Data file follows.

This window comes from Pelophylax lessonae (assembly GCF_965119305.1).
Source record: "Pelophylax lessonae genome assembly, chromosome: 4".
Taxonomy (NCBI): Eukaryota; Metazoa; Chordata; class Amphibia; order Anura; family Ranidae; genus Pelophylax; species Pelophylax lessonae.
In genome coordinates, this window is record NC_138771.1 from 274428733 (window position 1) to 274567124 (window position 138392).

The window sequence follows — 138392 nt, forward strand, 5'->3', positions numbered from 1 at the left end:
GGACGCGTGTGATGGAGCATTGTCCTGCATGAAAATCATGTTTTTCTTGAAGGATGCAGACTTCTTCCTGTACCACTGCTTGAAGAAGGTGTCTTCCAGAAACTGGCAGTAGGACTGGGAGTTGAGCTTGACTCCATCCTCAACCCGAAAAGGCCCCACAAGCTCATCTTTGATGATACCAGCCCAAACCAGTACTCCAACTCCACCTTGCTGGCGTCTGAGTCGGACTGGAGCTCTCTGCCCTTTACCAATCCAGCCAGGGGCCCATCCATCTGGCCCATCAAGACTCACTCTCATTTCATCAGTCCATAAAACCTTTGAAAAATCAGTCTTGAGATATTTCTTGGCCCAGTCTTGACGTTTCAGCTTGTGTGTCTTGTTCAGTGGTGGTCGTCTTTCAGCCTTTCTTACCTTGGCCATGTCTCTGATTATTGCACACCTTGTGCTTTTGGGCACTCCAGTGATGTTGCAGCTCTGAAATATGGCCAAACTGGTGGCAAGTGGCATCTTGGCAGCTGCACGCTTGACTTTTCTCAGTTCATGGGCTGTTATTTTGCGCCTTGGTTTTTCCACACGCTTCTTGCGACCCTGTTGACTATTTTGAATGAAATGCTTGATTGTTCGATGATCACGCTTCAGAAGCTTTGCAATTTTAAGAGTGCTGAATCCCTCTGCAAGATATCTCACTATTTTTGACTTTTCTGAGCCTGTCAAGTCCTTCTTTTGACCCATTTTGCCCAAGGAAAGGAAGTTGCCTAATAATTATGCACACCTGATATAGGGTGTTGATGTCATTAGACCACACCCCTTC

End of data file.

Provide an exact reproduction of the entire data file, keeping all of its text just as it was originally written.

This window comes from Pelophylax lessonae (assembly GCF_965119305.1).
Source record: "Pelophylax lessonae genome assembly, chromosome: 4".
Taxonomy (NCBI): Eukaryota; Metazoa; Chordata; class Amphibia; order Anura; family Ranidae; genus Pelophylax; species Pelophylax lessonae.
In genome coordinates, this window is record NC_138771.1 from 274428733 (window position 1) to 274567124 (window position 138392).

The window sequence follows — 138392 nt, forward strand, 5'->3', positions numbered from 1 at the left end:
GGACGCGTGTGATGGAGCATTGTCCTGCATGAAAATCATGTTTTTCTTGAAGGATGCAGACTTCTTCCTGTACCACTGCTTGAAGAAGGTGTCTTCCAGAAACTGGCAGTAGGACTGGGAGTTGAGCTTGACTCCATCCTCAACCCGAAAAGGCCCCACAAGCTCATCTTTGATGATACCAGCCCAAACCAGTACTCCAACTCCACCTTGCTGGCGTCTGAGTCGGACTGGAGCTCTCTGCCCTTTACCAATCCAGCCAGGGGCCCATCCATCTGGCCCATCAAGACTCACTCTCATTTCATCAGTCCATAAAACCTTTGAAAAATCAGTCTTGAGATATTTCTTGGCCCAGTCTTGACGTTTCAGCTTGTGTGTCTTGTTCAGTGGTGGTCGTCTTTCAGCCTTTCTTACCTTGGCCATGTCTCTGATTATTGCACACCTTGTGCTTTTGGGCACTCCAGTGATGTTGCAGCTCTGAAATATGGCCAAACTGGTGGCAAGTGGCATCTTGGCAGCTGCACGCTTGACTTTTCTCAGTTCATGGGCTGTTATTTTGCGCCTTGGTTTTTCCACACGCTTCTTGCGACCCTGTTGACTATTTTGAATGAAATGCTTGATTGTTCGATGATCACGCTTCAGAAGCTTTGCAATTTTAAGAGTGCTGAATCCCTCTGCAAGATATCTCACTATTTTTGACTTTTCTGAGCCTGTCAAGTCCTTCTTTTGACCCATTTTGCCCAAGGAAAGGAAGTTGCCTAATAATTATGCACACCTGATATAGGGTGTTGATGTCATTAGACCACACCCCTTC